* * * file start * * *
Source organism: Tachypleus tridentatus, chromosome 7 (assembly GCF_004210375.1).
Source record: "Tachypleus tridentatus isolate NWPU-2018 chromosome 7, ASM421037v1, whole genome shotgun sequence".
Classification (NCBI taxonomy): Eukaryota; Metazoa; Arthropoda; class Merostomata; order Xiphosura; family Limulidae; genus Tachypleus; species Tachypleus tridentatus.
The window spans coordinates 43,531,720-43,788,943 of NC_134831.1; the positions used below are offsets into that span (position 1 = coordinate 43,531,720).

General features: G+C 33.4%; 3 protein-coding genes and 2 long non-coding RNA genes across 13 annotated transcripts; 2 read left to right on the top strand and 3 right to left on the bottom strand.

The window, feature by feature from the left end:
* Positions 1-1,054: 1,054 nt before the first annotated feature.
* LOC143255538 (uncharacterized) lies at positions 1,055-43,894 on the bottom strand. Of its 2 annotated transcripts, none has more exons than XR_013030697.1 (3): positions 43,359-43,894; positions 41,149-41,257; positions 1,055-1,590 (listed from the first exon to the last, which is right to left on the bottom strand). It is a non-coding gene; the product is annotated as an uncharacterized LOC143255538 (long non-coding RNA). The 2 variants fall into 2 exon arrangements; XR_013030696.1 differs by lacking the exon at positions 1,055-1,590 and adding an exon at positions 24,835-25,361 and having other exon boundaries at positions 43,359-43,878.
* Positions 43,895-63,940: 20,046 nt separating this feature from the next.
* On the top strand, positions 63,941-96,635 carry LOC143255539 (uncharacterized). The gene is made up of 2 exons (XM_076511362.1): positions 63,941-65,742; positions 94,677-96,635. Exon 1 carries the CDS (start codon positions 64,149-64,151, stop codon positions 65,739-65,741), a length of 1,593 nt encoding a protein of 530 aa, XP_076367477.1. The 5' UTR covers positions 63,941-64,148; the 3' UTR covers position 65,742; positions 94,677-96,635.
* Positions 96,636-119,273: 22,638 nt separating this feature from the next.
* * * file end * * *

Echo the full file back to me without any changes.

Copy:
Source organism: Tachypleus tridentatus, chromosome 7 (assembly GCF_004210375.1).
Source record: "Tachypleus tridentatus isolate NWPU-2018 chromosome 7, ASM421037v1, whole genome shotgun sequence".
Classification (NCBI taxonomy): Eukaryota; Metazoa; Arthropoda; class Merostomata; order Xiphosura; family Limulidae; genus Tachypleus; species Tachypleus tridentatus.
The window spans coordinates 43,531,720-43,788,943 of NC_134831.1; the positions used below are offsets into that span (position 1 = coordinate 43,531,720).

General features: G+C 33.4%; 3 protein-coding genes and 2 long non-coding RNA genes across 13 annotated transcripts; 2 read left to right on the top strand and 3 right to left on the bottom strand.

The window, feature by feature from the left end:
* Positions 1-1,054: 1,054 nt before the first annotated feature.
* LOC143255538 (uncharacterized) lies at positions 1,055-43,894 on the bottom strand. Of its 2 annotated transcripts, none has more exons than XR_013030697.1 (3): positions 43,359-43,894; positions 41,149-41,257; positions 1,055-1,590 (listed from the first exon to the last, which is right to left on the bottom strand). It is a non-coding gene; the product is annotated as an uncharacterized LOC143255538 (long non-coding RNA). The 2 variants fall into 2 exon arrangements; XR_013030696.1 differs by lacking the exon at positions 1,055-1,590 and adding an exon at positions 24,835-25,361 and having other exon boundaries at positions 43,359-43,878.
* Positions 43,895-63,940: 20,046 nt separating this feature from the next.
* On the top strand, positions 63,941-96,635 carry LOC143255539 (uncharacterized). The gene is made up of 2 exons (XM_076511362.1): positions 63,941-65,742; positions 94,677-96,635. Exon 1 carries the CDS (start codon positions 64,149-64,151, stop codon positions 65,739-65,741), a length of 1,593 nt encoding a protein of 530 aa, XP_076367477.1. The 5' UTR covers positions 63,941-64,148; the 3' UTR covers position 65,742; positions 94,677-96,635.
* Positions 96,636-119,273: 22,638 nt separating this feature from the next.